Guest Column: Remember the liberators as well as those liberated

Published 9:17 pm Monday, December 3, 2018

Guest Column by Steve Hunegs and Mike Funk

Steve Hunegs


The Jewish Community Relations Council of Minnesota and the Dakotas and Albert Lea Area Schools are proud to partner with each other to bring Manny Gabler to Albert Lea to speak with students about his experience as a Holocaust survivor.  Manny will speak at Albert Lea High School and Southwest Middle School on today.  Thank you to Southwest Middle School’s Wendy Greenfield for reaching out to the JCRC to invite Manny to Albert Lea.

Email newsletter signup

Manny’s presence in Albert Lea is profoundly appropriate and timely given the fact that the 80th anniversary of Kristallnacht recently occurred on Nov. 9. As documented by the U.S. Holocaust Memorial Museum, on Nov. 9-10, 1938, Nazi leaders unleashed a series of pogroms against the Jewish population in Germany and recently incorporated territories. This event came to be called Kristallnacht (The Night of Broken Glass) because of the shattered glass that littered the streets after the vandalism and destruction of Jewish-owned businesses, synagogues and homes. Manny’s family fled Germany in the 1930s.

The Kristallnacht accelerated a process of Nazi terrorism towards Jews, which meant the implementation of the Final Solution under the cover of World War II. The violence of the Kristallnacht shocked the world. According to the late historian Lionel Kochen, in Germany and Austria, 91 Jews were murdered; 30,000 were sent to concentration camps; 1,000 synagogues burned; and 7,000 Jewish businesses destroyed. President Roosevelt commented at a press conference: “I could scarcely believe such things could occur in a 20th century civilization.” The United States recalled its ambassador in Berlin in protest.

Mike Funk

In Minnesota, Catholic and Protestant congregations united in prayer from Nov. 18-20, 1938. The Minneapolis Journal opined about Germany that a “horrid infection is sweeping the land.” The St. Paul Pioneer Press compared Germany’s “terrorism” towards its Jews as a reversion to the Middle Ages. The Cowles family-owned interventionist Minneapolis Star warned only a rearmed United States could safeguard the Americas from Nazism.

Despite sympathy for the plight of German and Austrian Jews, little was done to help. The Wagner-Rogers Act, which would have admitted 10,000 German children to the United States, never even received a committee vote. A leading Jewish statesman of the day remarked ruefully: “There are two sorts of countries in the world, those that want to expel the Jews and those that don’t want to admit them.”

Without refuge, the Nazis murdered six million Jews as well as the Roma people, homosexuals and the disabled in the killing fields of the Einsatzgruppen or the death camps and concentration camps. Only the gargantuan war effort of the United States as the “Arsenal of Democracy” and the combined might of the Allied armed forces destroyed Nazi Germany, liberated occupied Europe, and ended the Holocaust.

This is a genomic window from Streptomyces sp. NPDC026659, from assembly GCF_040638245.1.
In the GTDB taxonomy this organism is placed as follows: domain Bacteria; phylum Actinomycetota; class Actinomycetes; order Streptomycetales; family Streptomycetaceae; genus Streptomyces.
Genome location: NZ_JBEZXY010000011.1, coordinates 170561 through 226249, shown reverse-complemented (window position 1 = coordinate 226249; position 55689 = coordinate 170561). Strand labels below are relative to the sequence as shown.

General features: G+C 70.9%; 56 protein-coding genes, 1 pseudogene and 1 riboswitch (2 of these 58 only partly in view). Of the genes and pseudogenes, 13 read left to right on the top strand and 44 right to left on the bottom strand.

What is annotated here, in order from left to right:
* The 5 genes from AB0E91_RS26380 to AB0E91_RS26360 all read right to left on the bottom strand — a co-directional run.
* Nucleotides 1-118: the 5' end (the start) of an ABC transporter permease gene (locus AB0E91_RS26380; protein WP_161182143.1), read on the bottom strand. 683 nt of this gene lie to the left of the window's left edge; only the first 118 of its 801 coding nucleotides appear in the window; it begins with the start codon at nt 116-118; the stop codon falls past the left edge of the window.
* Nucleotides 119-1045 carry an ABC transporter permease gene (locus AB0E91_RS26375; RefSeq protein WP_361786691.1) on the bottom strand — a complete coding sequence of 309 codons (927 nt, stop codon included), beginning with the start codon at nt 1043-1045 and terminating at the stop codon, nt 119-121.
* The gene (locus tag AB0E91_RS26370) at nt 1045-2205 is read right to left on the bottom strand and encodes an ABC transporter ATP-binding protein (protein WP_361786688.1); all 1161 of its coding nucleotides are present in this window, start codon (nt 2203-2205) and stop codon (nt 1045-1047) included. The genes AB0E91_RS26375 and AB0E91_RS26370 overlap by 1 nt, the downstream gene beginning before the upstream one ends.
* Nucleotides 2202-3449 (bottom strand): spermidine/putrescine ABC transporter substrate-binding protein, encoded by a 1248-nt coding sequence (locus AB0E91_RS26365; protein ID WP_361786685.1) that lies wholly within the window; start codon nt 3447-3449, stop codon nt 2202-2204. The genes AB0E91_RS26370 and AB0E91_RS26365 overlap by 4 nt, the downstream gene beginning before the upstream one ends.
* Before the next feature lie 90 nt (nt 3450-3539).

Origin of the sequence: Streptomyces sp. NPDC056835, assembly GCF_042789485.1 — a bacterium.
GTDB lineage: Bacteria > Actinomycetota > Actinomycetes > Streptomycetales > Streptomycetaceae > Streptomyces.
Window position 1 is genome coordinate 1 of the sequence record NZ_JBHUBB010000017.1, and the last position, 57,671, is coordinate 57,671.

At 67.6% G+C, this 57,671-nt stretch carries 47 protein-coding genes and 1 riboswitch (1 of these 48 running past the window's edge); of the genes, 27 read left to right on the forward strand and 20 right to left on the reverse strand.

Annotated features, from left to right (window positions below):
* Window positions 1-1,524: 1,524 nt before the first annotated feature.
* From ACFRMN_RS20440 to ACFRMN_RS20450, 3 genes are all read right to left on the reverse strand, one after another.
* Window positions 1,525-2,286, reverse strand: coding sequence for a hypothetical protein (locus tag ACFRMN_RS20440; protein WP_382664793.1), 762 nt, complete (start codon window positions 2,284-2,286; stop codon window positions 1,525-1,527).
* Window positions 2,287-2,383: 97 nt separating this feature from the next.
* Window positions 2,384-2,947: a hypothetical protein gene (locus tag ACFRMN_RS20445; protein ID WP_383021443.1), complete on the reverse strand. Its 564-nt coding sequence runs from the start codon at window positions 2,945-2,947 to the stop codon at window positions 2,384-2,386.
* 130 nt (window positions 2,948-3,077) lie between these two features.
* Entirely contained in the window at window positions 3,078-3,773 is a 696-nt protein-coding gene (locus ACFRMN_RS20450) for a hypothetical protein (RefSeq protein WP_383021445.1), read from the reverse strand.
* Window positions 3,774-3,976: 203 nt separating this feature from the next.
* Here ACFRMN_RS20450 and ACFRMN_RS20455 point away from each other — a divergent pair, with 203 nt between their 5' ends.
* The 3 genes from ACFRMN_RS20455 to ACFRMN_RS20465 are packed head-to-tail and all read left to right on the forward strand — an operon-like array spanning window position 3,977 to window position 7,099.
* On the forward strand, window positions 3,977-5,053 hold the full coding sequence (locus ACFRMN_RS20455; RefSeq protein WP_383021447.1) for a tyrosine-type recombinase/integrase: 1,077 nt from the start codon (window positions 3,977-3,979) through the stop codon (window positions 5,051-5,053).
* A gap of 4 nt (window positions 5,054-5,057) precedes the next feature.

As “Transfer of Memory” writer, Lili Chester, documented about Manny Gabler’s family history, by 1937, it was obvious to Simon Gabler (Mr. Gabler’s father) that he and his pregnant wife could not stay in Germany.  As Hitler’s plans to make Germany judenrein “cleansed of Jews” progressed, they knew that they would either have to leave the country or they would end up in a concentration camp. So, their journey began. From Chemnitz, Germany, to Milan, Italy, where baby Manny was born, on to Genoa and finally to the only escape possible for refugees without travel documents: Shanghai, China.

From 1937 to 1941, the open port of Shanghai allowed more than 18,000 undocumented Jews seeking refuge from Nazi Germany to temporarily settle in the Hongkou area of the city. There, a one square mile unwalled ghetto was set up to house the refugees.

When the family landed in Shanghai, Manny was only 1 year old. His memories of the war come from his nine years living in Hongkou. Living conditions were harsh, but “we lived surrounded by equally poor Chinese.” Food was scarce for both the Jews and the Chinese. It was a common sight to see bodies of Chinese babies who had died during the night lining the street as he walked to school in the morning.

When you live through an experience like this, “I think you get a really deep sense of who you are. There is a satisfaction in just knowing that I have survived and done OK.”

With Veterans Day having just passed in November, indeed, we should recall the contributions and sacrifices of the Albert Lea area during World War II. As Sam Wilmes recently reported in the Albert Lea Tribune, Arthur Christiansen, a native of Freeborn, helped to liberate three concentration camps and fought in the Battle of the Bulge. Christansen’s photo now hangs in the U.S. Holocaust Memorial Museum in Washington, D.C. Approximately 84 soldiers from Freeborn County lost their lives, according to U.S. Army records.

Some 73 years after VE Day, we remember and honor the liberators and the liberated.

Steve Hunegs is the executive director of the Jewish Community Relations Council of Minnesota and the Dakotas. Michael Funk is the superintendent of Albert Lea Area Schools.